Libby York from Unblocked Events discusses and demonstrates the potential value and opportunities that blockchain presents for the creative industry and its artists.
We are living in the age of the creative. Countries around the world are shifting towards a knowledge economy, where the quantity, quality and accessibility of information are of central importance and at the heart of this system lies the prized creators and disseminators of the creative industries.
Collectively, the creative industries account for 3% of world GDP which is growing fast thanks, in part, to increasing connectivity and digital distribution platforms. However, digitisation has created new problems we have yet to solve such as, how to enforce intellectual property rights by fairly compensating artists in an environment where digital content can be reproduced again and again with little limitation.
The solution? More and more are starting to believe that blockchain, a form of distributed ledger technology, will provide a workable solution to these conundrums because, at their core, distributed ledger technologies make decentralised, immutable, transparent and programmable record-keeping possible. That means in the world of music, art, media and advertising in particular, they have the potential to revolutionise business practices. From fair and fast compensation for work, to more power in artists hands, the creative industry is making giant strides to ensure artists remain firmly in the driving seat.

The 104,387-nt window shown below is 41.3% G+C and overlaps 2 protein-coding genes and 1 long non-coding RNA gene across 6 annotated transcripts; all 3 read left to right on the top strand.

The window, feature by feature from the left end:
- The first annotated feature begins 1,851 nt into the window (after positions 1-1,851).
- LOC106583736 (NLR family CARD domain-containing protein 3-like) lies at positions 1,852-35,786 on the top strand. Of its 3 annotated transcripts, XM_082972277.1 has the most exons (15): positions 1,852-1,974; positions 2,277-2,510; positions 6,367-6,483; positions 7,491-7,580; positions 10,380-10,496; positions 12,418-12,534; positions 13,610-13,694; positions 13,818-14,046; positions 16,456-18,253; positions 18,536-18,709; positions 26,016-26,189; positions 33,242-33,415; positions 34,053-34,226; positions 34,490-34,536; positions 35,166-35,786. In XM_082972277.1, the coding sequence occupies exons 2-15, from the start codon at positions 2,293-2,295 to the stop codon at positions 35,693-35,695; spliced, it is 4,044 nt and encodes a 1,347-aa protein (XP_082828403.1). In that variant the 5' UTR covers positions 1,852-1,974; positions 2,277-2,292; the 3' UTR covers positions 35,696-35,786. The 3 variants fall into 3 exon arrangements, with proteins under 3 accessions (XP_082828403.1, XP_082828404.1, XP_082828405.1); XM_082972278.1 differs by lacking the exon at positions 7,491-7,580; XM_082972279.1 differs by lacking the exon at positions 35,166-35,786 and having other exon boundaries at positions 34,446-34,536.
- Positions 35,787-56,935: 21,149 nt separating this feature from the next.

For artists, making a living is still extremely difficult. Micropayments are an established part of streaming culture with Spotify paying in the region of $0.004 per play and YouTube $0.0007 per play. In addition, royalties come in fits and starts owing to changes in fan interest and demand and a successful musician can have as many as 700,000 different sources of revenue around the world. That means it’s not uncommon for artists to be waiting months before compensation is calculated and issued and even then, they may not be fully reimbursed. In fact, Royalty Tracks, a global dashboard that reports and analyses royalty income across all agreements, has identified that artist’s missing income in lost royalties could be as high as $1.1bn per annum.
But it’s not all doom and gloom. Blockchain technology could be used to provide an automated payment processing service that reduces the time it takes for money to reach an artist’s bank account and on top of that, programmable smart contracts could be used to automate the distribution of royalties and cut the cost of policing them. If this is improved, more money will find its way back into artists’ pockets.
Across all industries, the ability to protect intellectual property (IP) is of paramount importance, and none more so than in the creative industries. Being able to protect and use music material is fundamental to a creative economic system and its value as an auditing tool makes blockchain a natural fit for this industry. Rather than relying on costly legal teams, blockchain can create time-stamped, immutable records demonstrating the origin and ownership of creative assets. IPchain is one company working on just such a tool, where hashing – a digest of digital content that acts like a digital fingerprint – makes it easy for a creator to prove ownership. This means that any content can be compared with these digital fingerprints to find a match and identify who owns the copyright to that material.
There’s also potential for blockchain to increase automation when it comes to licensing copyrighted materials to others. Ascribe is developing a system that will allow creatives to assign rights over companies and individuals, using smart contracts to track and enforce fair use of their materials.